Dave L. Renfro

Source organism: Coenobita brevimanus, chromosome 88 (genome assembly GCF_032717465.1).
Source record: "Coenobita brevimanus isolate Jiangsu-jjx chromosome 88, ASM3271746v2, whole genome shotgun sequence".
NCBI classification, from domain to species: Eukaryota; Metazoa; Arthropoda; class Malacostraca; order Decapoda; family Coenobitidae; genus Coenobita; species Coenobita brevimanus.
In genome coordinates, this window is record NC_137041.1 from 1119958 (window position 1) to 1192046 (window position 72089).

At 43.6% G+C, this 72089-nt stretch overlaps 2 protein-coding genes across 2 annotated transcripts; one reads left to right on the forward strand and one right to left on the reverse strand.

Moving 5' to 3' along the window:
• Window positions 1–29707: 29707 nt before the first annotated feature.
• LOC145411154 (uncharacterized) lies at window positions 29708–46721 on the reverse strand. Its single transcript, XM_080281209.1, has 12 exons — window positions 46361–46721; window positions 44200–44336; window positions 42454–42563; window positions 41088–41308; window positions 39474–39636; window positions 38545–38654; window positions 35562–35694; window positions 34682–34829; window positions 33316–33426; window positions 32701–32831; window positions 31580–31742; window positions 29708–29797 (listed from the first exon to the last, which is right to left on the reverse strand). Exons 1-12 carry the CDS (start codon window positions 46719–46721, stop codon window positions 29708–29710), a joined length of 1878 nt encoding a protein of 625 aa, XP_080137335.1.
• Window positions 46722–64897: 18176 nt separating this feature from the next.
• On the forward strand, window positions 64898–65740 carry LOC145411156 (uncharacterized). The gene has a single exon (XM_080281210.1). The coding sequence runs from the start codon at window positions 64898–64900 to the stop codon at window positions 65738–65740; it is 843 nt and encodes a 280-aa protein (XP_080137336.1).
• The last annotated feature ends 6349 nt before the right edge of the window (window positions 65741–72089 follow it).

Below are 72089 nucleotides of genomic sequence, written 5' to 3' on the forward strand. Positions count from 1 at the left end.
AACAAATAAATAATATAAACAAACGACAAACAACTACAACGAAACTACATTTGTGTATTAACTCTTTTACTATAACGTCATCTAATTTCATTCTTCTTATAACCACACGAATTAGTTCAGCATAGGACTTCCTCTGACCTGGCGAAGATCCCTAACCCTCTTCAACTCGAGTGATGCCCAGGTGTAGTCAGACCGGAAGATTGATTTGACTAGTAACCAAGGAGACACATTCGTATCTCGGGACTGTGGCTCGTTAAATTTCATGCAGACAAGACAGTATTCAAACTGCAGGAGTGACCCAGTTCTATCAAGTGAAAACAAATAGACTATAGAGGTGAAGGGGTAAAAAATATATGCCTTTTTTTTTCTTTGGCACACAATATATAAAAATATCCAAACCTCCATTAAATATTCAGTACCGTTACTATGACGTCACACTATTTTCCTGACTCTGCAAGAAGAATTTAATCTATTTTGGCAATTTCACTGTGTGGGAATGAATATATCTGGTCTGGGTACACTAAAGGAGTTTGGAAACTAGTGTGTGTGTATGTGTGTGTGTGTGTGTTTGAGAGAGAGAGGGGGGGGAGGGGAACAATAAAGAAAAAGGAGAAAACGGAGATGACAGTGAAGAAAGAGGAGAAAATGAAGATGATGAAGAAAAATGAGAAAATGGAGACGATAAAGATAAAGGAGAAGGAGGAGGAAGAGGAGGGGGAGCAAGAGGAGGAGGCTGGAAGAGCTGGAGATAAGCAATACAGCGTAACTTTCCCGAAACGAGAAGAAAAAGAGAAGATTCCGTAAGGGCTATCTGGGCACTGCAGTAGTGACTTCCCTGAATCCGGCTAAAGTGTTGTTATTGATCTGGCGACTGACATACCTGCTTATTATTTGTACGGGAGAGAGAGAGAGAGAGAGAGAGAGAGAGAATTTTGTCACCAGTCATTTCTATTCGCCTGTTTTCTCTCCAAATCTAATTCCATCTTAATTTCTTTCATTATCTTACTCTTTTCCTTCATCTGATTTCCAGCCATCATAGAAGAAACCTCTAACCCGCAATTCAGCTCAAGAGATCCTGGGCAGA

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 2d comment When do we write a superscript before a smbol? To add to @Rob Arthan's comment (I've been away and didn't see your reply to my comment until just now), in most other areas of pure mathematics $S^T$ represents the set of functions from $T$ into $S.$ But as Rob pointed out, this can be ambiguous when working with cardinal and ordinal numbers (and these "numbers" represent certain sets). 2d comment When do we write a superscript before a smbol? It's used in set theory, for example $^{\omega}{\omega}$ represents the set of all functions from $\omega$ (the positive integers) into ${\omega}.$ Also in denoting the tetration operation. 2d comment Can we define the derivative of a function in arbitrary metric space in the following way? Also of possible interest: Generalized Ordinary Differential Equations in Metric Spaces by Bøetislav Skovajsa (2014 Ph.D. Dissertation) 2d comment Can we define the derivative of a function in arbitrary metric space in the following way? Of possible interest: Metric derived numbers and continuous metric differentiability via homeomorphisms by Jakub Duda and Olga Maleva (2006); On relations among metric derived numbers by Martin Koc (2009); Differential equations in metric spaces by Jacek Tabor (2002) 2d revised Question concerning limit superior and inferior. My original definition of $b_n$ in #2 only gives us $\limsup a_n \geq \liminf b_n$ Feb 3 answered Question concerning limit superior and inferior. Feb 3 comment Why do people prefer cosine to sine when speaking of harmonic oscillation? Interesting. I would have guessed $\sin,$ but I don't have any books around me to look at right now. The reason I would guess $\sin$ is that the approximations $\sin x \sim x$ and $\sin x \sim x - \frac{1}{6}x^3$ are used quite a bit in physics and engineering (e.g. diff. eq. for a pendulum when you want to avoid elliptic functions), more so it seems to me than the corresponding approximations for $\cos.$ Feb 3 comment “Peak lemma” and explicit monotone subsequence @Gerry Myerson: (in case you're interested) A stronger version of the "peak lemma" (first time I've heard this term, by the way) can be proved using Ramsey theory. See this 4 August 2009 sci.math post. Feb 3 comment Complex Root of Unity Analogue of Forward Difference Operator You might find something relevant in one of these two books, or others like them published in the mid-19th century: The Calculus of Operations by John Paterson (1850) AND A Treatise on the Calculus of Operations by Robert Carmichael (1855) Feb 2 comment Law of Excluded Middle Controversy Your 2nd paragraph got me wondering whether this equality issue still arises if we restrict ourselves to comparing two rational numbers each known to have a finite decimal expansion, and the rational numbers are presented to us in that form. Or even whether this issue arises when comparing two positive integers given in decimal form. Note that no matter how many digits we've checked and found to agree for the two positive integers, we wouldn't know whether the integers are different because we don't know when the digits will end. Maybe not as problematic, but I can still see issues with this. Feb 2 comment Declaring function range, what else can be excluded than values where it's undefined? +1 for nice completion of the square argument! For what it's worth, I notice this function is half of $x + \frac{1}{x},$ and I believe I've seen several methods for showing $x + \frac{1}{x} \geq 2$ (at least when $x>0),$ but I don't remember them now (except by differentiation, and now of course after seeing your solution, completion of the square). Feb 2 comment How can revolving an infinite area have a finite volume @Yuriy S: I've also wondered about this for many years (decades, in fact). For some reason the one-and-two dimensional version seems to cause MUCH less concern than the two-and-three dimensional version. Feb 2 comment How do I solve the following equation: $z^4+z^3+z+1=0$ Related: The roots of $t^5+1$. Note that $z^5 - 1 = (z-1)(z^4 + z^3 + z^2 + z + 1)$ and $z^5 + 1 = (z+1)(z^4 - z^3 + z^2 - z + 1).$ Feb 2 comment Angle trisection existence "Yes" to your question. It's analogous to $\sqrt{2}$ being impossible to create using integers and the four arithmetic operations, or $\frac{1}{2}$ being impossible to create using integers and the arithmetic operations excluding division, or being impossible to create the antiderivative of $e^{-{x}^{2}}$ using precalculus functions, or being impossible to create the trig. functions using polynomials and the four arithmetic operations and composition of functions, or being impossible to create a nonzero number using only $0$ and the arithmetic operations excluding division, etc. Feb 2 revised A question on set C[0,1] Yikes! I accidentally misstated what the 2nd half proves! Feb 2 comment Find the set of all accumulation points for the following set You may want to say that $i = \sqrt{-1},$ since the letter $i$ is often used as a variable having positive integer values (e.g. summations, indexing a collection of sets, etc.) and thus some people might think you overlooked including $i$ in the condition $m,n \in N.$ Feb 2 revised A question on set C[0,1] Making the 2nd half more logically sound Feb 2 answered A question on set C[0,1] Feb 1 awarded Nice Answer Feb 1 comment Lebesgue measure has the Darboux property For those interested in additional aspects about this property, see this 25 November 2005 sci.math post archived at Math Forum. Also, google the phrase "range of a measure".